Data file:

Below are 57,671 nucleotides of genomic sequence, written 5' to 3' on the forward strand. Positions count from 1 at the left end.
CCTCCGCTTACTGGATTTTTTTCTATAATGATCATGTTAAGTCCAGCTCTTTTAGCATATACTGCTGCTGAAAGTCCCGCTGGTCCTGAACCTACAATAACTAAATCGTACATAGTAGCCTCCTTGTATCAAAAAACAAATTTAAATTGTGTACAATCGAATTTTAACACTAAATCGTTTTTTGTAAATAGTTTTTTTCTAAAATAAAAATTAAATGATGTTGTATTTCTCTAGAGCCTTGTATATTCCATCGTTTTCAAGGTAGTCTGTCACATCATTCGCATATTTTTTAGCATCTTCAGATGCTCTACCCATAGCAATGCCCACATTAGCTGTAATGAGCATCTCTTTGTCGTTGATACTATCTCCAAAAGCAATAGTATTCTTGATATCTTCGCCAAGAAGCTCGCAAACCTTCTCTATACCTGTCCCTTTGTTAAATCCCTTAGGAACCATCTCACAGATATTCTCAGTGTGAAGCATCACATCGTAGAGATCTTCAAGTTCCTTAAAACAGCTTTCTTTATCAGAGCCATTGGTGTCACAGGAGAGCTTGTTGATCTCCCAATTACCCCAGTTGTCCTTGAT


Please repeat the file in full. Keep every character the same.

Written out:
Below are 57,671 nucleotides of genomic sequence, written 5' to 3' on the forward strand. Positions count from 1 at the left end.
CCTCCGCTTACTGGATTTTTTTCTATAATGATCATGTTAAGTCCAGCTCTTTTAGCATATACTGCTGCTGAAAGTCCCGCTGGTCCTGAACCTACAATAACTAAATCGTACATAGTAGCCTCCTTGTATCAAAAAACAAATTTAAATTGTGTACAATCGAATTTTAACACTAAATCGTTTTTTGTAAATAGTTTTTTTCTAAAATAAAAATTAAATGATGTTGTATTTCTCTAGAGCCTTGTATATTCCATCGTTTTCAAGGTAGTCTGTCACATCATTCGCATATTTTTTAGCATCTTCAGATGCTCTACCCATAGCAATGCCCACATTAGCTGTAATGAGCATCTCTTTGTCGTTGATACTATCTCCAAAAGCAATAGTATTCTTGATATCTTCGCCAAGAAGCTCGCAAACCTTCTCTATACCTGTCCCTTTGTTAAATCCCTTAGGAACCATCTCACAGATATTCTCAGTGTGAAGCATCACATCGTAGAGATCTTCAAGTTCCTTAAAACAGCTTTCTTTATCAGAGCCATTGGTGTCACAGGAGAGCTTGTTGATCTCCCAATTACCCCAGTTGTCCTTGAT